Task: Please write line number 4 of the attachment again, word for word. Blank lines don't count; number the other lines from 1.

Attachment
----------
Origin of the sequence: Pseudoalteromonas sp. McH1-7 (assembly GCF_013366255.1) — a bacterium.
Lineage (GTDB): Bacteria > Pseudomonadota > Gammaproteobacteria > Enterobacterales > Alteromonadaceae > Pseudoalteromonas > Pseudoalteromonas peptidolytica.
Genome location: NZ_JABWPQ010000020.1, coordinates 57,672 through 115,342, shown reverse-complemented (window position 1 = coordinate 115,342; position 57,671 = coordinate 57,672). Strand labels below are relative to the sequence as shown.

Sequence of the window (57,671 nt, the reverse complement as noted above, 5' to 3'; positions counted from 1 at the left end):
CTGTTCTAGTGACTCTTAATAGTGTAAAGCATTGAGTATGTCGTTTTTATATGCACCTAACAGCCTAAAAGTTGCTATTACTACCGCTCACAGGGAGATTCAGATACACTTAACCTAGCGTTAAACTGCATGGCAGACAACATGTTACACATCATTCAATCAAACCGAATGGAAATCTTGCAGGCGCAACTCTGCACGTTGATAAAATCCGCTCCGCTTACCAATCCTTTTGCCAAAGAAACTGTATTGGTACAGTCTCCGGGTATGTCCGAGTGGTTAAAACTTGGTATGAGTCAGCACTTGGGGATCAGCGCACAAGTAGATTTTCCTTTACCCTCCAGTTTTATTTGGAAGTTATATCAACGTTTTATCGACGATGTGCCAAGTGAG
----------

Sequence of the window (57,671 nt, the reverse complement as noted above, 5' to 3'; positions counted from 1 at the left end):